Most people think Hollywood is where the studios are. Except for Paramount and a couple of smaller specialty lots, they are either in Culver City (Sony) or Burbank, where within half a mile are Disney, Universal, Warner Bros., plus the TV studios ABC, NBC and CBS. Disney is investing millions in the area, so high-rises are springing up and being filled with film support teams and production companies. The city was made famous by "Tonight Show" host Johnny Carson and his line about the show coming from "Beautiful Downtown Burbank." It may not be a garden spot, but it has changed since Carson moved his desk from Manhattan.


If my life is a movie, this was certainly the place to make it.


We arrived across from the entrance to the airport and parked. I knew the fellow who owned the complex, which had an eight-story office building, a Hilton and a small convention center. The proximity to the airport was good for him. He was able to offer parking for people who were flying out. He used the hotel vans to transport folks back and forth.


He told me his biggest problem with the parking was theft. One day, he was returning from a trip and the van driver tried to sell him a parking ticket issued that day. Seems the idea was that if he threw away his ticket and used the one proffered by the driver, he would save considerable on his parking fee. Boy, did that driver get the wrong customer. I guess the van drivers would take a ticket to get in the lot (instead of using their access cards), and then sell the "new" ticket to folks who had parked there for a week or more. The drivers would make a few bucks, the parkers would save a few bucks, and my friend would be out a few bucks.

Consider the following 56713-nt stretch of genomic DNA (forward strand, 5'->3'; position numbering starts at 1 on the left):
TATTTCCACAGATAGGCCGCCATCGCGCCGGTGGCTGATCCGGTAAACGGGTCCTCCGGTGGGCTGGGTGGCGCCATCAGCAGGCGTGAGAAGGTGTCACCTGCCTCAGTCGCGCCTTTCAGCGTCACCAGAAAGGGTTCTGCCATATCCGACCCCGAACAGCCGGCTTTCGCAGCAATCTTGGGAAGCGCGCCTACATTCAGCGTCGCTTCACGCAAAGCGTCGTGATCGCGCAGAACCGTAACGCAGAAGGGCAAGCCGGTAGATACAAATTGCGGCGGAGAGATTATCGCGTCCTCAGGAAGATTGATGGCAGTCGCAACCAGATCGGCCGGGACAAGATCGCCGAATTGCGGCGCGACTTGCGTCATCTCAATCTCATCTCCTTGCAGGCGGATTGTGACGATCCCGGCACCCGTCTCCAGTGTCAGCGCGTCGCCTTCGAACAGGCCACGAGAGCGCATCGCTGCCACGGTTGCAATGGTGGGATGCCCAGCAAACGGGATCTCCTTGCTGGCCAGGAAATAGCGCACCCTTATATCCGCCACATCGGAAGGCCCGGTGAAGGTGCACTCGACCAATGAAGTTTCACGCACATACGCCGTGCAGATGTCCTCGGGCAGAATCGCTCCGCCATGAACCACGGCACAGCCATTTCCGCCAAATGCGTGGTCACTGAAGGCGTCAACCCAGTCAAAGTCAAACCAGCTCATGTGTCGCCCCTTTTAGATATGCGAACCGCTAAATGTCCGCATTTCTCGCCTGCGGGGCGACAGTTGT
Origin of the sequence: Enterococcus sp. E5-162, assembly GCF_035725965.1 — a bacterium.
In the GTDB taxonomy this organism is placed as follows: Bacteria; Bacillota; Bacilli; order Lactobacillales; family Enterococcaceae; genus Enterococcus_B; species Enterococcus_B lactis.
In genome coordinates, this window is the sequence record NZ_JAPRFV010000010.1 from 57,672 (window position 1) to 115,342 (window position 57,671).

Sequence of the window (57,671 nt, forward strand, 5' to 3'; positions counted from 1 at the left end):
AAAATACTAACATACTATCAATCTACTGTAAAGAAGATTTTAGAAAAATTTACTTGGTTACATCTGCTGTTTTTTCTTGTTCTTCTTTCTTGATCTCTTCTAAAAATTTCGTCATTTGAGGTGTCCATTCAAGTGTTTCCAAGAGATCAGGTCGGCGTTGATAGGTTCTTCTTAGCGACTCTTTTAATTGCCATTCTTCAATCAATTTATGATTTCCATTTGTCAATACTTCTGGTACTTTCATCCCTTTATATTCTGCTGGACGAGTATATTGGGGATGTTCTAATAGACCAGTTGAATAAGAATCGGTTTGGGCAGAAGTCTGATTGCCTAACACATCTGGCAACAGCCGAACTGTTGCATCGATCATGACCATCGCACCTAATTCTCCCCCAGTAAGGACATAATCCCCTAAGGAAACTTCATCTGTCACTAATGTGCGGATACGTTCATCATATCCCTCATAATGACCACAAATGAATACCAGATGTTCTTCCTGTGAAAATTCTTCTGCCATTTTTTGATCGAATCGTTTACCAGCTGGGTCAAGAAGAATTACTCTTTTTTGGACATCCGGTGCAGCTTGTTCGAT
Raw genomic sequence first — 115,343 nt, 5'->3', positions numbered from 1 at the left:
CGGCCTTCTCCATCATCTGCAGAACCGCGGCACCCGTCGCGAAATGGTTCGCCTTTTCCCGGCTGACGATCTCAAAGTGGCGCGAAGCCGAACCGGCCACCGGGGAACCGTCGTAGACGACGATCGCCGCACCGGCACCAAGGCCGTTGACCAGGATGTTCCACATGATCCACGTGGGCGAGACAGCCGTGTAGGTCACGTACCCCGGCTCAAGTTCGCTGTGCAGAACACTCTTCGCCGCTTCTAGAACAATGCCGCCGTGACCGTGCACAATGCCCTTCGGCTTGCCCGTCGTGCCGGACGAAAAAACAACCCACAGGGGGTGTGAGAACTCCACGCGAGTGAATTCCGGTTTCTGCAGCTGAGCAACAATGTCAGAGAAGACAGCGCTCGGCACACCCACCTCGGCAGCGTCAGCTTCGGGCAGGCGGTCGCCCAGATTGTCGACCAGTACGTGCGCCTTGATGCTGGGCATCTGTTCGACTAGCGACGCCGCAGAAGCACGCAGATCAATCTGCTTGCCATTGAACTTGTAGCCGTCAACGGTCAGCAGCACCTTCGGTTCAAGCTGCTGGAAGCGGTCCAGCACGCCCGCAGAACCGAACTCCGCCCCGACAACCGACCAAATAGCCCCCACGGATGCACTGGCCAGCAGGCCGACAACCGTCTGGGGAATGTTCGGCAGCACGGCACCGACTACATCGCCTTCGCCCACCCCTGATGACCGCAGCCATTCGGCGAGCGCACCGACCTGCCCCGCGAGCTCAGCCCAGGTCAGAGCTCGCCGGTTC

The Deswal branch manager, Frank Straer, was not there - as we knew - but his second-in-command, Martina Smithson, was available to see us. I looked at Paulo and he just shook his head. The kid knew the next conversation wasn't going to be pretty.


We sat in Smithson's office and I broke the sad news. I have found that the best thing to do is just tell the facts, quickly and without a lot of detail. It hurts just as much, but it's over quicker.